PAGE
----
The right to request flexible working will be a Day One right.
At the time of writing (December 2023), employees need 26 weeks’ employment before they can request flexible working. However, the right to request flexible working is to become a Day One right from 6 April 2024, meaning that employees can ask as soon as they start work.
How soon can you put in a flexible working request?
For requests made from 6 April 2024, employees don’t need any minimum period of service, because the 26-week requirement is being deleted from the legislation.
It’ll only have taken about 2 years for this to come into effect.
What are the new rules for flexible working requests?
Employees will be able to ask for flexible working from the first day of employment. In practice, we’d expect that some employees will feel able to ask about flexible working from interview stage, so they can build discussions about working arrangements into their contract negotiations.
In addition, if they are going to refuse a request, employers are required to consult with employees (whatever “consultation” means – it isn’t defined).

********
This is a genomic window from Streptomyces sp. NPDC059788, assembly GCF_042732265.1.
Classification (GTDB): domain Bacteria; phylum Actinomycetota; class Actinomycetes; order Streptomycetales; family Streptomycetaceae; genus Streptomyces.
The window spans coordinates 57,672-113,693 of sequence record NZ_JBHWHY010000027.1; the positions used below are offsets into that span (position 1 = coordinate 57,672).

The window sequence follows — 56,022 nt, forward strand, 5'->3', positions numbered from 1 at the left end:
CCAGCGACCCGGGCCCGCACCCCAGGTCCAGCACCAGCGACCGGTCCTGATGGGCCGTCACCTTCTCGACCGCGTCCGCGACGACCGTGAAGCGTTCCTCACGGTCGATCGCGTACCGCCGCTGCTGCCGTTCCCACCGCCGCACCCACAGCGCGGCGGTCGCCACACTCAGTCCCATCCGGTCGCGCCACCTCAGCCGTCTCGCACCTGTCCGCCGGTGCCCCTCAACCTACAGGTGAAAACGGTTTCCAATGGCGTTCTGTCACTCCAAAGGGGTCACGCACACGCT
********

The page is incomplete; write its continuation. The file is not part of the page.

The new rules don’t require employees to say how their request will impact on the business, so no more crystal ball gazing for employees here.
How do I ask for flexible working?
To request a flexible working arrangement, you can make a statutory request in line with the law about flexible working, or you can make a non-statutory request. If you use the statutory framework, you’ll gain more protections, and the employer has to respond within a required timeframe. On the other hand, there are no time limits or minimum service requirements around non-statutory requests: you just ask.
Can an employer refuse to allow you flexible working?
Yes. It’s only a right to ask, not a right to get. There are 8 set reasons to refuse a request for flexible working. These aren’t changing with the new rules.
We’ve written more about the reasons for rejecting a flexible working request.
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